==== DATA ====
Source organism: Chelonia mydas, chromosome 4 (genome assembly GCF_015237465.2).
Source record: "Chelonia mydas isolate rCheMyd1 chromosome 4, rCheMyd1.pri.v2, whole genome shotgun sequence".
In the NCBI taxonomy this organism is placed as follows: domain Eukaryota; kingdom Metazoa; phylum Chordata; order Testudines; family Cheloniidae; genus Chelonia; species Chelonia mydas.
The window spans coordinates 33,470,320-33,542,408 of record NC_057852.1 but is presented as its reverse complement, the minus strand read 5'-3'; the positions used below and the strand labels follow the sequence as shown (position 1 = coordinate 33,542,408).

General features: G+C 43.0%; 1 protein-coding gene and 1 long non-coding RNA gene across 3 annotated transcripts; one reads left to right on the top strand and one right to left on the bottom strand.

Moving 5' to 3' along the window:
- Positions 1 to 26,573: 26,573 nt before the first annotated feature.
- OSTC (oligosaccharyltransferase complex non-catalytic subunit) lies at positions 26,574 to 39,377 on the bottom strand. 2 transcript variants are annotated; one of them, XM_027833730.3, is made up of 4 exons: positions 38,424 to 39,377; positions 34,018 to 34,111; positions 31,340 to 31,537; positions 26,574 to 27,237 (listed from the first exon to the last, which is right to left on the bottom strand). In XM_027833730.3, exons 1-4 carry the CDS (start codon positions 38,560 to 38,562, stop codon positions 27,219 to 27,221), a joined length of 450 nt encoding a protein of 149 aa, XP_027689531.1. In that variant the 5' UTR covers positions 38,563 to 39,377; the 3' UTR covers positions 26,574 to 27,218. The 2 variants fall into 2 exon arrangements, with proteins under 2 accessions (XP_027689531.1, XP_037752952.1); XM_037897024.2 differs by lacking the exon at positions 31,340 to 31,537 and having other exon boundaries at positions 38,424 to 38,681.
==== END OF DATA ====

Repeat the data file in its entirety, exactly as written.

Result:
Source organism: Chelonia mydas, chromosome 4 (genome assembly GCF_015237465.2).
Source record: "Chelonia mydas isolate rCheMyd1 chromosome 4, rCheMyd1.pri.v2, whole genome shotgun sequence".
In the NCBI taxonomy this organism is placed as follows: domain Eukaryota; kingdom Metazoa; phylum Chordata; order Testudines; family Cheloniidae; genus Chelonia; species Chelonia mydas.
The window spans coordinates 33,470,320-33,542,408 of record NC_057852.1 but is presented as its reverse complement, the minus strand read 5'-3'; the positions used below and the strand labels follow the sequence as shown (position 1 = coordinate 33,542,408).

General features: G+C 43.0%; 1 protein-coding gene and 1 long non-coding RNA gene across 3 annotated transcripts; one reads left to right on the top strand and one right to left on the bottom strand.

Moving 5' to 3' along the window:
- Positions 1 to 26,573: 26,573 nt before the first annotated feature.
- OSTC (oligosaccharyltransferase complex non-catalytic subunit) lies at positions 26,574 to 39,377 on the bottom strand. 2 transcript variants are annotated; one of them, XM_027833730.3, is made up of 4 exons: positions 38,424 to 39,377; positions 34,018 to 34,111; positions 31,340 to 31,537; positions 26,574 to 27,237 (listed from the first exon to the last, which is right to left on the bottom strand). In XM_027833730.3, exons 1-4 carry the CDS (start codon positions 38,560 to 38,562, stop codon positions 27,219 to 27,221), a joined length of 450 nt encoding a protein of 149 aa, XP_027689531.1. In that variant the 5' UTR covers positions 38,563 to 39,377; the 3' UTR covers positions 26,574 to 27,218. The 2 variants fall into 2 exon arrangements, with proteins under 2 accessions (XP_027689531.1, XP_037752952.1); XM_037897024.2 differs by lacking the exon at positions 31,340 to 31,537 and having other exon boundaries at positions 38,424 to 38,681.